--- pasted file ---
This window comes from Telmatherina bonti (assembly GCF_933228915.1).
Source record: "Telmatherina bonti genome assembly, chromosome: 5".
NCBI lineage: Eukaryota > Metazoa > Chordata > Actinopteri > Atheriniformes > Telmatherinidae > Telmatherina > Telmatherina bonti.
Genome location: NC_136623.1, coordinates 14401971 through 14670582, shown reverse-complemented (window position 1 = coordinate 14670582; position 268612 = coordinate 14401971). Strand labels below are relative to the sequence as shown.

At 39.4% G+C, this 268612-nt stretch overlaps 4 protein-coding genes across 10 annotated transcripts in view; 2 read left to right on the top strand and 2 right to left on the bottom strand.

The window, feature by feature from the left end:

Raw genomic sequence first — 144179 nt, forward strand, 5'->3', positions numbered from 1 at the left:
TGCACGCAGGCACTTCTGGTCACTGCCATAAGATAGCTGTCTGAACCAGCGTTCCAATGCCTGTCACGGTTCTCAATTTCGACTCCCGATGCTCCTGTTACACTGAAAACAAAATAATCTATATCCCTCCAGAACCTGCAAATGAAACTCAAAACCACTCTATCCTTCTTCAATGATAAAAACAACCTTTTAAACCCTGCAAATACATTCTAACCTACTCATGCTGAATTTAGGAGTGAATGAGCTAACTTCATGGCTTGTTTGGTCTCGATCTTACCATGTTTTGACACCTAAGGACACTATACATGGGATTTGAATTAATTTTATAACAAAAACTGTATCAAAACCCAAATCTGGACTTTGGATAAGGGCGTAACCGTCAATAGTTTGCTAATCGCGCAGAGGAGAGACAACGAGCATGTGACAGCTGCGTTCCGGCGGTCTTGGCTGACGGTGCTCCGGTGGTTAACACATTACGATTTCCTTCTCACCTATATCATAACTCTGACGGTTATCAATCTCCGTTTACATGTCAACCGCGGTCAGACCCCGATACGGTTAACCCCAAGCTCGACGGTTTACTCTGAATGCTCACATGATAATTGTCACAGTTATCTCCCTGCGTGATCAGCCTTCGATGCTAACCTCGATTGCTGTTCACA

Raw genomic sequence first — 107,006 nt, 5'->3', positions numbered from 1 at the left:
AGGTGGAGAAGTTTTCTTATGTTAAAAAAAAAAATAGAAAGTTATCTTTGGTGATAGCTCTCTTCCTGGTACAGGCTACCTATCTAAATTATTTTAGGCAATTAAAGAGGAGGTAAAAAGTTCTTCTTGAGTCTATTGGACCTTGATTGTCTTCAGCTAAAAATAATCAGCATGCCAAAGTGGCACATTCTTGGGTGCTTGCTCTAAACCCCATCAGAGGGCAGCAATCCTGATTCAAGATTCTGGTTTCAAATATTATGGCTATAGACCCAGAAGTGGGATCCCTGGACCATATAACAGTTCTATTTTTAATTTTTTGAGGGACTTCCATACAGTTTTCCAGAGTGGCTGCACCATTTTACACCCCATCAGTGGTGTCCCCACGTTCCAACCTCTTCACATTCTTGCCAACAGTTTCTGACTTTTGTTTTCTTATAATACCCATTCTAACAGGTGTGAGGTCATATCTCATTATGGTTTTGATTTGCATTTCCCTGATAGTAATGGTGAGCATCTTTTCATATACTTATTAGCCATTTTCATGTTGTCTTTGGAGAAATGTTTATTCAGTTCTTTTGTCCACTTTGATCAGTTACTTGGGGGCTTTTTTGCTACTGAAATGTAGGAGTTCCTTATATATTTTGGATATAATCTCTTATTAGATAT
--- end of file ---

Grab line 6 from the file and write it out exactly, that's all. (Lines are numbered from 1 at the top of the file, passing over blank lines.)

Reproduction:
The window, feature by feature from the left end: